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CMO and Deputy CMO lay out the figures behind Covid-19 testing in schools

Close contact testing in schools has yielded a positivity rate of 2.8%.

This evening's Department of Health briefing.
This evening's Department of Health briefing.

CHIEF MEDICAL OFFICER Dr Tony Holohan has reiterated that health officials do not believe that Covid-19 is being accelerated by the attendance of children at school.

Speaking this evening, Holohan said that he “doesn’t agree” with an assertion from the Fórsa trade union that schools should remain closed after next week’s mid-term break.

Fórsa represents more than 15,000 non-teaching staff in the education sector and said today schools are not being adequately informed about confirmed Covid-19 cases among students. 

Asked about the suggestion that they remain closed, Holohan said “the data doesn’t agree” that Covid-19 transmission is being amplified by schools. 

“The data in respect of school-aged children, we think, doesn’t cause us to believe that we are experiencing accelerated transmission caused by people’s attendance in school,” Holohan said. 

What we’ve seen so far in terms of transmission data gives us reassurance in that regard. We’ll continue to monitor that situation, and if anything were to change in relation that we would obviously report on that. 

Deputy Chief Medical Officer Dr. Heather Burns provided further details about testing and positivity rates in Irish schools, which she says “reflects the current international position that schools are not key drivers of Covid-19 in the community”. 

Burns said that, to date, there has been testing of close contacts across 519 schools and childcare facilities, taking in a total of 12,658 adults and children.

From that testing, 352 additional cases have been detected above the initial case, leading to a positivity rate among close contacts in schools of 2.8%. Burns said this is compared to the national positivity rate which is 7.2%. 

011 Health briefing Deputy Chief Medical Officer Dr. Heather Burns. Source: Sasko Lazarov

Last week, the Department of Education cited similar figures relating to positivity rates in schools as evidence for schools remaining open under Level 5 restrictions. 

“The data supports the position that schools are not high-risk environments for Covid-19,” Burns said. 

Where our public health doctors, who are doing such excellent work on the ground to try and determine chains of transmission, where they have found that there have been cases perhaps in children or adults who have become symptomatic in school, quite often what they found is that they have had exposures in the community. So in their own household or in another social setting.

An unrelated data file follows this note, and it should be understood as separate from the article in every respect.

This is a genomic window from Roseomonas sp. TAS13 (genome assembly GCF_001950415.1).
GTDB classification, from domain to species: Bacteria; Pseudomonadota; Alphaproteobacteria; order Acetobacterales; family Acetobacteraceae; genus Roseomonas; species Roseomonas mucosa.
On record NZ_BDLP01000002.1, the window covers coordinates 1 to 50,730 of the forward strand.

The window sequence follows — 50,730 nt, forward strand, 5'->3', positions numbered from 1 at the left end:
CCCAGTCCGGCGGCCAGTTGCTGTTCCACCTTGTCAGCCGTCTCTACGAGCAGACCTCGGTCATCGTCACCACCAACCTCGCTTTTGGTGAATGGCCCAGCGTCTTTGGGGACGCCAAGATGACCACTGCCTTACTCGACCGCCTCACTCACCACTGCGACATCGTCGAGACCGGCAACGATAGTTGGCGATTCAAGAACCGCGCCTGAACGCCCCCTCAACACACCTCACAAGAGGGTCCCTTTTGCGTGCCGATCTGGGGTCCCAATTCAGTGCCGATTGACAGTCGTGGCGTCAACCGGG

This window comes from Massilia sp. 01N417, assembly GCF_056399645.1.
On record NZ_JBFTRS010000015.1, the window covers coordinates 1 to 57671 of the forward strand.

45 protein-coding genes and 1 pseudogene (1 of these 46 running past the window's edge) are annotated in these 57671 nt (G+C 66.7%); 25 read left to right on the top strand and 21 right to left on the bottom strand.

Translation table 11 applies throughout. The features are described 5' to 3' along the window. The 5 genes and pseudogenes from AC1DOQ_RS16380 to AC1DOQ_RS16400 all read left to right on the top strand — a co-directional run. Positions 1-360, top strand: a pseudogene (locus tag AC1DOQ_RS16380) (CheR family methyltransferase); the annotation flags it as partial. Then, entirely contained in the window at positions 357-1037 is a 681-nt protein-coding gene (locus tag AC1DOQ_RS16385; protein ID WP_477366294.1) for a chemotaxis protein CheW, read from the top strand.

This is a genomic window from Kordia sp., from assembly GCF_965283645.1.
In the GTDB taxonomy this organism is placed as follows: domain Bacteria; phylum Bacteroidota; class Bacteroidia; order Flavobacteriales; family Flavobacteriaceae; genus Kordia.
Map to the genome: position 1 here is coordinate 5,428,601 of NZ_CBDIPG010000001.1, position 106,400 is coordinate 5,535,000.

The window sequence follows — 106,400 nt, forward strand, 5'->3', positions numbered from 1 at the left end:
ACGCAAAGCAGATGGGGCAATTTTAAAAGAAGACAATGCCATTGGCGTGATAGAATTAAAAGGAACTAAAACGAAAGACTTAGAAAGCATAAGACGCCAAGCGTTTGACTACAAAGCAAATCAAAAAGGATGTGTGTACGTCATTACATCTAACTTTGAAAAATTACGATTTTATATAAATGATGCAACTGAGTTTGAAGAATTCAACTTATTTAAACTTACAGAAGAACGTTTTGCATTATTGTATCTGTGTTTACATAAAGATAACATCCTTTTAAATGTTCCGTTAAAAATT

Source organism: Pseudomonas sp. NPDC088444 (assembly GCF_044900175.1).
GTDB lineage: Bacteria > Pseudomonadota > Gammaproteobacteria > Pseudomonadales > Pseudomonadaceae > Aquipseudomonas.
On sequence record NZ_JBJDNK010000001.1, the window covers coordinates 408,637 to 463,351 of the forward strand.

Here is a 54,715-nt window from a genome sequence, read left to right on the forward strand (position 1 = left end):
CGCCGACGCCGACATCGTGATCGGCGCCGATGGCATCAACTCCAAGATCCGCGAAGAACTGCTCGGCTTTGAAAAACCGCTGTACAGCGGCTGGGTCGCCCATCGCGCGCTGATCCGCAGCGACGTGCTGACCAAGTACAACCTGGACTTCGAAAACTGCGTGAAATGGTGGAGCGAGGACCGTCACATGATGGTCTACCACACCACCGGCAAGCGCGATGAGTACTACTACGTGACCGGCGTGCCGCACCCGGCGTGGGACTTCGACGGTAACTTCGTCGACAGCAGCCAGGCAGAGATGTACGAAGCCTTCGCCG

“Public health will ask detailed questions and they often might find out that perhaps that child has a parent who’s become a confirmed case of Covid, or a sibling, or has been in a social setting where there have been confirmed cases.”

Burns also said schools are “relatively controlled environments” where public health measures can be implemented but that, as with workplaces, people shouldn’t attend if they are displaying Covid-19 symptoms. 

The deputy CMO added that the increased restrictions being brought in will also reduce the risk of a child or adult bringing Covid-19 into schools. 

“The Irish experience is reflecting the international position that schools are not key drivers of Covid transmission in the community. And in fact, what we see is community transmission is reflected in the schools, so the more we can keep it down in the community the more we can protect the school environment,” she said.

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School closure

Meanwhile, a Co Kerry secondary school which closed following an increase in Covid-19 cases has reportedly been ordered to reopen by the Department of Education and Skills.

A letter issued by the principal of Tarbert Comprehensive School, Richard Prendiville, informed parents and pupils that the school will re-open tomorrow following instructions from the department to do so.

The school remained closed today as a health precaution, a decision Prendiville said was made “based on the autonomy granted to the school to make such decisions”.

Prendiville also claimed in the letter that the department had instructed the school not to provide materials for students to study from home if they wished to remain out of class for fear of infection.

In a statement to TheJournal.ie, a spokesperson said that the Department would not comment on individual cases, but that current advice to all principals is to follow public health advice.

The spokesperson added that when a confirmed case arises in a school, a local public health team will carry out a risk assessment and the Department of Health will advise the school about what to do.

With reporting from Stephen McDermott.

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Rónán Duffy

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